Some of the tips I would have is really focused on communication and communication style. Everyone has their preferred methods of communication. Some people really struggle with impromptu chats, those kind of last minute meetings in five minutes. Oh, can we have a quick chat or something like that? That can be really overwhelming. And for me personally, I can't do well with those. I don't do well with those. Firstly, I think I might be getting fired, even though nothing has indicated that that would happen. But secondly, it leaves me thinking, oh, goodness, I'm not prepared for this. This is thrown off the structure of my day and it really throws things off. So those are just some examples. Writing you said about writing things down. Yeah, that's another one as well. I process information very much better if I write it down or if it's written down for me. So if there's an impromptu chat in the kitchen, I'll usually say, can you just sum up what we've chatted about in an email or I'll go and write it down immediately, because if I don't write it down, it might as well never have been said. It exists for that long in my brain. So I think it's so massive and there are so many different ways.


Jude: We were talking last week and you said, I just don't want it to be a tick box exercise, but I think I want to work towards something where in order to provide practical help to our clients, it is a tick box thing where we're saying to people, to applicants, what are your preferences for interview? Would that be helpful? And have you ever seen that?

Nesceda: So I'd rather have a video interview. I need the questions in advance or I'd like the questions in advance. I prefer things to be written down. I don't want to have impromptu meetings.

Jude: Can we develop a toolkit or would it be really a good idea?

Nescesda: I think it sounds like a great idea. I think also there's plenty of resources and organisations and things like that out there that are doing similar things and have created similar resources. It's just about finding those. So one of my favourite ones that I've sort of been suggesting to employers is called Neurodiversity Hub, and they have a wide range of resources for employers recruitment, all of that. So it's basically a hub of information from a variety of different sources. So that's a good go to point and has various different tips and tricks of managing neurodivergent employees, recruiting things like that as well. But ultimately the best bet is going to be asking the people that you are working with what they need to be and feel supported as well.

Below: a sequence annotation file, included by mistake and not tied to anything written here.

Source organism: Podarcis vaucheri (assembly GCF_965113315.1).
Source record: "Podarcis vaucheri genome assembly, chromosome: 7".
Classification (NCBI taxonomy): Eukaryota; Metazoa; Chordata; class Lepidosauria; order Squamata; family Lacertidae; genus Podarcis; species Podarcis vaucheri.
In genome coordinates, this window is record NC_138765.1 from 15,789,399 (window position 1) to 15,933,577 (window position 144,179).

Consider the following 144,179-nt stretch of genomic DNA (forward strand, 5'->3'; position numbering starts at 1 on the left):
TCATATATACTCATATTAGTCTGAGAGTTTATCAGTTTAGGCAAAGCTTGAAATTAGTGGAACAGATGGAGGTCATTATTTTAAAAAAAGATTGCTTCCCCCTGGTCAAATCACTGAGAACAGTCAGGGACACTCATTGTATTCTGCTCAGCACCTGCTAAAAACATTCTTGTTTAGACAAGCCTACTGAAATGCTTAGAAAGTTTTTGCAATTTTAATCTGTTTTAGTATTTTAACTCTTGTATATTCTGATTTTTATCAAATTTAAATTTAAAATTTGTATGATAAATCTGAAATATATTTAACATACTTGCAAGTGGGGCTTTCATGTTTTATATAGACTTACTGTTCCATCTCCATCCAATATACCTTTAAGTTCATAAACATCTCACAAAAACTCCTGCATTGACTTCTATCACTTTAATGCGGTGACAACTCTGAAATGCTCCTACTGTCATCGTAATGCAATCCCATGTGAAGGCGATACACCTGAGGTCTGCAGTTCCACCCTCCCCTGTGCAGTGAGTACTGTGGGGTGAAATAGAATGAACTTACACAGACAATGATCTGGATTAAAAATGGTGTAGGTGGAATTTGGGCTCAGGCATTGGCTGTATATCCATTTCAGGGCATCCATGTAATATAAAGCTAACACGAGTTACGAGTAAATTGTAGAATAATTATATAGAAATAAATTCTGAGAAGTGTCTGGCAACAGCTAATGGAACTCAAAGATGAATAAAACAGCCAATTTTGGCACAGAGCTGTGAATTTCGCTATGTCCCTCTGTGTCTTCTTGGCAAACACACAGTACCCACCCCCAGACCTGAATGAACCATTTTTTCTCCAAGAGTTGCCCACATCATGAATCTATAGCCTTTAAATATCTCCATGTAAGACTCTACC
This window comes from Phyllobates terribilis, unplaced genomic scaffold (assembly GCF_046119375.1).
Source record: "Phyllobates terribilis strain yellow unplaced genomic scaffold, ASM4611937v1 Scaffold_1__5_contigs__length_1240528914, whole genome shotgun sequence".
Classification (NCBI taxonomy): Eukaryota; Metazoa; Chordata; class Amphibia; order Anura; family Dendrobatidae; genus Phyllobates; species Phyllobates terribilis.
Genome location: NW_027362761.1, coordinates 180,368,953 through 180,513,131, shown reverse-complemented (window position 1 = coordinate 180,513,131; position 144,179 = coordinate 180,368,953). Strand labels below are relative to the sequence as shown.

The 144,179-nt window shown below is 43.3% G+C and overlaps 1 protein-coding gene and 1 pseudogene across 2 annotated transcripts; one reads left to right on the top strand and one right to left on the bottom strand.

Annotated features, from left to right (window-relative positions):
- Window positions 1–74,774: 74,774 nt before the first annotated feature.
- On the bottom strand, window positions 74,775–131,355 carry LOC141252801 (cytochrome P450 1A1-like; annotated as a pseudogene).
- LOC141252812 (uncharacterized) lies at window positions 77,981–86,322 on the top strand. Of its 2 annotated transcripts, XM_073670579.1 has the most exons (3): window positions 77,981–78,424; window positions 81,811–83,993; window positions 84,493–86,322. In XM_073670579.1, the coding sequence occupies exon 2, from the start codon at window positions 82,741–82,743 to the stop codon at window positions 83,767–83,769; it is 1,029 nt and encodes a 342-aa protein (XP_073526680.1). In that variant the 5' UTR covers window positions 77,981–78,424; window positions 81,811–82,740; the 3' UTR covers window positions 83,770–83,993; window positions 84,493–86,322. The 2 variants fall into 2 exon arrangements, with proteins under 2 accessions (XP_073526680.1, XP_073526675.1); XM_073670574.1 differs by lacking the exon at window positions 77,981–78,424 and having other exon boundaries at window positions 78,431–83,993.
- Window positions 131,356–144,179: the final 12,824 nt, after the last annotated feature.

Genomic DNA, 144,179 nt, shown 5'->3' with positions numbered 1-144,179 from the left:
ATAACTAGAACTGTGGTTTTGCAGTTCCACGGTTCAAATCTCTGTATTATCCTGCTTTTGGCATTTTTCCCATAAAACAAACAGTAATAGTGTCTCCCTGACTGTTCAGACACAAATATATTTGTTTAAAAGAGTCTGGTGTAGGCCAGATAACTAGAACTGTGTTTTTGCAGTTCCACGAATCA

Jude: You talk about wanting to be Sherry's best friend and employer I want to be your best friend, what a joy talking to you. I love it and you're so positive you're so positive. You have such a can do attitude. I admire you and what's next yeah, what the next viral post?

Nesceda: You can't plan that stuff. I have no idea. Look, I've been doing chats like this I recorded a podcast last week. I've got another chat tomorrow. There's panels coming up I'm doing a panel with a diversity organisation in Norway in April just all kinds of random stuff. I've started a newsletter but I'll probably just keep posting on LinkedIn just whatever comes to my mind I guess people seem to like that but no, really no real sort of plan.

Jude: Yeah, you just started a new job so tell me a little bit about that.

Nesceda: I'm working at a University here in Australia my background is theatre and performance and I also work as an independent producer of comedy and cabaret shows so my new job is heading up the student theatre and film group, kind of an organisation, collective at an Australian University here in Melbourne which I'm super excited about so I get to help them programme their season create upcoming development opportunities and training opportunities for them and put on some good theatre so I'm really stoked. I've got a festival to put on by Friday which is a lot of pressure but let's do it.

Jude: Well. Thank you thank you for your time. We've spent a couple of hours together and I've loved every minute of it. I'm going offline to buy you a coffee on your buy me a coffee thank you page and I encourage anybody else who's enjoyed this chat to do the same.

Follow or connect with Nesceda on Linkedin.